Raspberry PI

I2c

Follow instrucctions from: https://learn.adafruit.com/adafruits-raspberry-pi-lesson-4-gpio-setup/configuring-i2c , wich is mearly a thing about putting:

/etc/modules::
i2c-bcm2708 i2c-dev
/boot/config.txt::
dtparam=i2c1=on dtparam=i2c_arm=on

Test

Test I2C:

i2cdetect -y 0

     0  1  2  3  4  5  6  7  8  9  a  b  c  d  e  f
00:          -- -- -- -- -- -- -- -- -- -- -- -- --
10: -- -- -- -- -- -- -- -- -- -- -- -- -- -- -- --
20: -- -- -- -- -- -- -- -- -- -- -- -- -- -- -- --
30: -- -- -- -- -- -- -- -- -- -- -- -- -- -- -- --
40: -- -- -- -- -- -- -- -- -- -- -- -- -- -- -- --
50: -- -- -- -- -- -- -- -- -- -- -- -- -- -- -- --
60: -- -- -- -- -- -- -- -- -- -- -- -- -- -- -- --

Serial

In order to have RPi serial -> FTDI USB we need TX/Rx and ground. Always check FTDI V setting: RPI is not 5v tolerant.

Disable serial console

RPi default is to bring up serial to the serial console.

/etc/inittab::
#Spawn a getty on Raspberry Pi serial line T0:23:respawn:/sbin/getty -L ttyAMA0 115200 vt100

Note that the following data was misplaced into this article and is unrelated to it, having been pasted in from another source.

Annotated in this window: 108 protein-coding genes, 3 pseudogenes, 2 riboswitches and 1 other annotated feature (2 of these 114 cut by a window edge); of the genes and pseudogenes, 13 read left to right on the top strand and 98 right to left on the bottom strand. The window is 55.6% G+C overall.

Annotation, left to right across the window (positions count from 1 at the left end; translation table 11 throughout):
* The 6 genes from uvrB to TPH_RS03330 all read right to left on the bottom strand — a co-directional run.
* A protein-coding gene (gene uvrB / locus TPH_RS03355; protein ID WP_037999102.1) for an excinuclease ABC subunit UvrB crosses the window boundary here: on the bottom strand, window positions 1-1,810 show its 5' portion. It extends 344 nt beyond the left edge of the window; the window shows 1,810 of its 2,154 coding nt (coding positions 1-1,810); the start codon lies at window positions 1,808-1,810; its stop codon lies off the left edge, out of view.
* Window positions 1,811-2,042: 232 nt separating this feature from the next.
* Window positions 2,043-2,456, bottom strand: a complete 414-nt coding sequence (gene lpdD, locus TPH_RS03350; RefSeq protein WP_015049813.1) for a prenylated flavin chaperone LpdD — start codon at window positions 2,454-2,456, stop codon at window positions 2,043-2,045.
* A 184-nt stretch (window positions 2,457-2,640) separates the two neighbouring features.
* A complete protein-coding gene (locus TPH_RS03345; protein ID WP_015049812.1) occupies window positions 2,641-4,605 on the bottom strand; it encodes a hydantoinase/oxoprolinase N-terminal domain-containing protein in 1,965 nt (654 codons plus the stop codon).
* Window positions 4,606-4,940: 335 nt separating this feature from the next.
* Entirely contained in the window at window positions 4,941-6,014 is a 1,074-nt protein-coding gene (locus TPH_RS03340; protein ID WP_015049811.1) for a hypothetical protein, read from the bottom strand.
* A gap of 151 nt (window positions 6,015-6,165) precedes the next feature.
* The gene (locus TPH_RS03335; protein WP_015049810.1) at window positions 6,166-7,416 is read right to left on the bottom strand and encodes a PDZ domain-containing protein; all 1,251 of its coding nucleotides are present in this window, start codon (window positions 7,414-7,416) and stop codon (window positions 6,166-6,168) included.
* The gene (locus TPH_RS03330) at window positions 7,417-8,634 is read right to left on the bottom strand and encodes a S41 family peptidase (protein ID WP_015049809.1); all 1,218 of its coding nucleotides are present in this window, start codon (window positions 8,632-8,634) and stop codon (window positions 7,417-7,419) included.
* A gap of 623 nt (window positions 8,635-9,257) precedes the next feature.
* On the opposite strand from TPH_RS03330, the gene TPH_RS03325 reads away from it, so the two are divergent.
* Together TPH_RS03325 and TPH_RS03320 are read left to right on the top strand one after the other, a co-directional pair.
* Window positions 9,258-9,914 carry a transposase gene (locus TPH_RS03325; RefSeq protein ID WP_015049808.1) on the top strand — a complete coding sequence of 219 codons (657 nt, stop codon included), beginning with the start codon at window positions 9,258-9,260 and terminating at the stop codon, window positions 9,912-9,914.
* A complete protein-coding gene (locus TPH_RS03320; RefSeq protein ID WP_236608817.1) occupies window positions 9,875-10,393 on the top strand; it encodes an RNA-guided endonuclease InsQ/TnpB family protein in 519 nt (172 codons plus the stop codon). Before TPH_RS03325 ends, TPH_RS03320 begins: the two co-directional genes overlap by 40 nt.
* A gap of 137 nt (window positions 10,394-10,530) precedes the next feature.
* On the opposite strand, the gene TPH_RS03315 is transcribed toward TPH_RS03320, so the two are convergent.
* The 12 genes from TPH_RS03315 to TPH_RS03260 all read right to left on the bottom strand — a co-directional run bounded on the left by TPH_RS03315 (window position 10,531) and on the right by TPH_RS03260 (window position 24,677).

/boot/cmdline.txt ::
... console=ttyAMA0,115200 kgdboc=ttyAMA0,115200

In order to use the UART for something different than console login these have to be commented and removed, then reboot (or manage inetd).

Serial test

In order to test that the line is available launch a serial connection between two hosts:

conny:  screen /dev/ttyUSB0 115200
rpi:    screen /dev/ttyAMA0 115200

Arduino - RPi serial test

We are going to have first a terminal connection on RPi:

screen /dev/ttyAMA0 9600

Then a sketch running on Arduino (Uno in this case):

byte number = 0;

void setup() {
byte number = 0;

void setup() {
  Serial.begin(9600);
}

void loop() {
  if (Serial.available()) {
    number = Serial.read();
    Serial.print("character recieved: ");
    Serial.println(number, DEC);
    Serial.flush();
    }
}

Wiring should be like: http://blog.oscarliang.net/ctt/uploads/2013/05/wiring.png with a Logic level converter. Consider that:

  • Rpi can send a Tx -> Arduino with no harm with no leven conversion
  • Arduino need at least a voltage divisior to step down to 3v from 5v.
  • I2C can be done with no conversion if the RPi is muster and there’s no slave pulling up to 5v the line. Seriously: you gotta check that.

Whatever, now let’s make a script on RPI to check the serial connection, first install python serial `` apt-get install python3-serial``

#! /usr/bin/python3

import serial
ser = serial.Serial('/dev/ttyAMA0', 9600, timeout=1)
ser.isOpen()

sample = "hello"
ser.write(bytes(sample.encode('ascii')))
try:
    while 1:
        response = ser.readline()
        print(response)
except KeyboardInterrupt:
    ser.close()

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